Lidl set for major expansion as price pressures from inflation grow

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The move will see Lidl recruiting 4,000 new members of staff and opening an average of one new store a week to reach its target by 2025. Around 220 stores will be opened in all areas of the UK. Speaking to Lidl GB CEO Christian Härtnagel said “we are investing significant amounts of money, £500m just last year, into this expansion driver”. Mr Härtnagel said his worries about supply chain issues had “significantly reduced” adding that the supermarket was in a “much better place now”.

He raised some remaining issues with labour, transport and packaging shortages but remained confident these would not interfere with the store’s Christmas offerings.

Another threat to Lidl’s low cost business model may come in the form of inflation, with many fearing growing costs for manufacturers will increasingly be fed through to customers.

Market research by the British Retail Consortium suggests three in five retailers expect Christmas prices to increase.

Mr Härtnagel admitted: “Inflationary pressure is definitely on, it’s definitely on us as a business, we see it everywhere in transport, in raw materials in labour costs, in energy.

“I mean we’ve just driven our own labour costs up on purpose by an average six percent.

“Last week was the biggest announcement of salary increase for our colleagues.”

Lidl recently announced it would spend around £18m increasing pay packets with some workers now getting up to £12.25 an hour.

The move comes as many employers have had to start looking at salary increases in order to help fill vacancies which have climbed to record levels nationally.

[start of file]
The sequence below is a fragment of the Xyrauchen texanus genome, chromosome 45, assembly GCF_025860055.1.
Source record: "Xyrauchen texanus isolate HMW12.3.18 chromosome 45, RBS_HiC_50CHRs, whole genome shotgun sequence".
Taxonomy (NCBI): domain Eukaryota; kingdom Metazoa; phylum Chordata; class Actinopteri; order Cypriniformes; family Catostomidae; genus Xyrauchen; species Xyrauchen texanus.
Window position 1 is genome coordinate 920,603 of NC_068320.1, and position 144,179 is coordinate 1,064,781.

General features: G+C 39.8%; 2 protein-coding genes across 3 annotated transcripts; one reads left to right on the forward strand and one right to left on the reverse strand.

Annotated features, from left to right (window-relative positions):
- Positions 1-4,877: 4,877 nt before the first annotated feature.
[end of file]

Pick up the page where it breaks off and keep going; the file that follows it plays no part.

Mr Härtnagel said Lidl had an “unwavering commitment” to low prices but acknowledged the challenges the discounter faced.

He added: “We’re working extremely hard every single day to keep that (food price inflation) as low as possible but we’re facing the same inflationary pressures as everyone else.”

Lidl’s financial results published today show a strong performance for the company with revenues climbing 12 percent to reach £7.7bn for the 12 months ending in February.

Despite the rise in online sales driven by the pandemic Lidl is sticking rigidly to a strategy of opening more physical stores.

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Mr Härtnagel said: “We’re 100 percent confident of our bricks and mortar strategy.”

He cited £4m worth of switching gains from rival supermarkets’ online offerings to Lidl in the last 12 weeks.

However he added “digitalisation of the shopping experience, this is going to absolutely be a priority for us going forward” and that the group were watching rivals like Amazon closely.

Amazon has also begun to embrace the high street opening a number of till-free grocery stores with an eight recently announced in London.

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